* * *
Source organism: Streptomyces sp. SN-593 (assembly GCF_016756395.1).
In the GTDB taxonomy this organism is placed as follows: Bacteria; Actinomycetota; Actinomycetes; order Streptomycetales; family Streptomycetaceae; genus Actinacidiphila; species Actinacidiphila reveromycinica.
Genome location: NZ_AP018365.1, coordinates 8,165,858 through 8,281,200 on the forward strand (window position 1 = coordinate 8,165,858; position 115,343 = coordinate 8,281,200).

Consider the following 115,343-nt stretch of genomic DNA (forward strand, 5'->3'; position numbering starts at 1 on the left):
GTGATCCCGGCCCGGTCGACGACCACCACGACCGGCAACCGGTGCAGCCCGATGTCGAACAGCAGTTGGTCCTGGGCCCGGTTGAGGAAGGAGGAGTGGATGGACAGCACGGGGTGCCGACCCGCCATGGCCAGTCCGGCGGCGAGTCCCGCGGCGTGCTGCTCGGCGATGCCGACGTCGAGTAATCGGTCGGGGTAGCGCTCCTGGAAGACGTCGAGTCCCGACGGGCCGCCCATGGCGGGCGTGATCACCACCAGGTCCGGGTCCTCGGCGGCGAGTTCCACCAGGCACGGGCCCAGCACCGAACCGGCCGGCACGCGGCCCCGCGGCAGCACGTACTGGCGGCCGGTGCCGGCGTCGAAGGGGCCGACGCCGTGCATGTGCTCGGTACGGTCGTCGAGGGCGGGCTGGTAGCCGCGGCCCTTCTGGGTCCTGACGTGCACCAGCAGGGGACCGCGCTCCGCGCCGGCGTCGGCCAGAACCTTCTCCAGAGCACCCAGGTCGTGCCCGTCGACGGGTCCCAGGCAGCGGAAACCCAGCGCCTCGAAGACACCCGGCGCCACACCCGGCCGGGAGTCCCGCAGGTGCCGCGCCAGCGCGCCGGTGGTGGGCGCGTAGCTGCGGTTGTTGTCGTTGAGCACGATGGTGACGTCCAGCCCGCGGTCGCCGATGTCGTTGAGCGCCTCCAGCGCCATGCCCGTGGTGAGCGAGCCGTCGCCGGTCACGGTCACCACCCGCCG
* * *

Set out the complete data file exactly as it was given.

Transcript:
Source organism: Streptomyces sp. SN-593 (assembly GCF_016756395.1).
In the GTDB taxonomy this organism is placed as follows: Bacteria; Actinomycetota; Actinomycetes; order Streptomycetales; family Streptomycetaceae; genus Actinacidiphila; species Actinacidiphila reveromycinica.
Genome location: NZ_AP018365.1, coordinates 8,165,858 through 8,281,200 on the forward strand (window position 1 = coordinate 8,165,858; position 115,343 = coordinate 8,281,200).

Consider the following 115,343-nt stretch of genomic DNA (forward strand, 5'->3'; position numbering starts at 1 on the left):
GTGATCCCGGCCCGGTCGACGACCACCACGACCGGCAACCGGTGCAGCCCGATGTCGAACAGCAGTTGGTCCTGGGCCCGGTTGAGGAAGGAGGAGTGGATGGACAGCACGGGGTGCCGACCCGCCATGGCCAGTCCGGCGGCGAGTCCCGCGGCGTGCTGCTCGGCGATGCCGACGTCGAGTAATCGGTCGGGGTAGCGCTCCTGGAAGACGTCGAGTCCCGACGGGCCGCCCATGGCGGGCGTGATCACCACCAGGTCCGGGTCCTCGGCGGCGAGTTCCACCAGGCACGGGCCCAGCACCGAACCGGCCGGCACGCGGCCCCGCGGCAGCACGTACTGGCGGCCGGTGCCGGCGTCGAAGGGGCCGACGCCGTGCATGTGCTCGGTACGGTCGTCGAGGGCGGGCTGGTAGCCGCGGCCCTTCTGGGTCCTGACGTGCACCAGCAGGGGACCGCGCTCCGCGCCGGCGTCGGCCAGAACCTTCTCCAGAGCACCCAGGTCGTGCCCGTCGACGGGTCCCAGGCAGCGGAAACCCAGCGCCTCGAAGACACCCGGCGCCACACCCGGCCGGGAGTCCCGCAGGTGCCGCGCCAGCGCGCCGGTGGTGGGCGCGTAGCTGCGGTTGTTGTCGTTGAGCACGATGGTGACGTCCAGCCCGCGGTCGCCGATGTCGTTGAGCGCCTCCAGCGCCATGCCCGTGGTGAGCGAGCCGTCGCCGGTCACGGTCACCACCCGCCG